By: Chad Hyatt
Reflection—v. 3 ‘born again’
The encounter between Jesus and Nicodemus is a contrast between conventional and comfortable religious practice and the revolutionary demand of Jesus. Nicodemus ticks all the boxes as a member of the religious ruling elite. He even recognizes where and with whom God is present. But so do the crowds in Jerusalem. And Jesus doesn’t trust them, either. His support is vocal—at least ‘at night’ and in a private meeting. But Jesus calls for radical transformation. He says, in essence, that human beings need to start all over again from scratch. Their perspectives are so at odds it is like Nicodemus and Jesus are speaking different languages. What is at stake between the two is what it means to be faithful. It isn’t enough to see where God seems to be and then do nothing more. To be born anew is to see God mightily at work, yes—but then to join full-on in the work God is doing. Our churches are nearly empty. And we’re scrambling to attract more people back to the faith. But our faith doesn’t stop with filling a pew. Jesus isn’t working Nicodemus for a capital campaign or calling him to deeper doctrinal development. Encountering Jesus in the Gospel of John is to stand face to face with the missional movement of God’s love: Jesus has come from God into the world in order to save the world so that we might be sent out in the same way and for the same thing. Anything less than that, and we might as well start over. Or as Jesus says, it’s time to be born again.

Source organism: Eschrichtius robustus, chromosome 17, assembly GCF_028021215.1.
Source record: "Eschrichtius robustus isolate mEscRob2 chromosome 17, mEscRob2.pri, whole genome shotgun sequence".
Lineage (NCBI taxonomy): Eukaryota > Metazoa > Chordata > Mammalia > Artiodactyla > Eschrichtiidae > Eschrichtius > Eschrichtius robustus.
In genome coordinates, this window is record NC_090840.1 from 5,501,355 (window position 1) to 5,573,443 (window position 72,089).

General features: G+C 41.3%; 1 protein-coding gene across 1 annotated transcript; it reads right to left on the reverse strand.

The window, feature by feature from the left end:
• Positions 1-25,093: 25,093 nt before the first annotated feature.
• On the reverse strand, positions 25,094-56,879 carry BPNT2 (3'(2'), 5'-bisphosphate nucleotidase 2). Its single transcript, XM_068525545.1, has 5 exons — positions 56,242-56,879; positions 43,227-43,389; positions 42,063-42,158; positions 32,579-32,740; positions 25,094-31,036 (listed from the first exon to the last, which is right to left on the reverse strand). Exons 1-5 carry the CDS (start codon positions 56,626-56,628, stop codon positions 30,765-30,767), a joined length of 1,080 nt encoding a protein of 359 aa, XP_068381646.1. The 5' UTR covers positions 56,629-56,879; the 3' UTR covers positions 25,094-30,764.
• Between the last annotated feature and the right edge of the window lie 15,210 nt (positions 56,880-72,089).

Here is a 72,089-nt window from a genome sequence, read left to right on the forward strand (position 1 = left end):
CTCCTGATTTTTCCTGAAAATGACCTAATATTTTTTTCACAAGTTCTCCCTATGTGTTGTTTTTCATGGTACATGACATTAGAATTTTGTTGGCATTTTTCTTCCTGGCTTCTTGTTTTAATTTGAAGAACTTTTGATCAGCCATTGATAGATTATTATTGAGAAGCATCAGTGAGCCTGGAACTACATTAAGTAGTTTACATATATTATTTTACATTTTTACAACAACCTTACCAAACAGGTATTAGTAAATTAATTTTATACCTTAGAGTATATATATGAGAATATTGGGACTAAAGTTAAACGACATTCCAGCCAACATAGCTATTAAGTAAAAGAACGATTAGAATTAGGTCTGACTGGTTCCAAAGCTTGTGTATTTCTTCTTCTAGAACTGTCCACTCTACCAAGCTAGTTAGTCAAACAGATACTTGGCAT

Prayer Jesus, you call us to find you in the fullness of your love for the world; we are born anew.
By: Chad Hyatt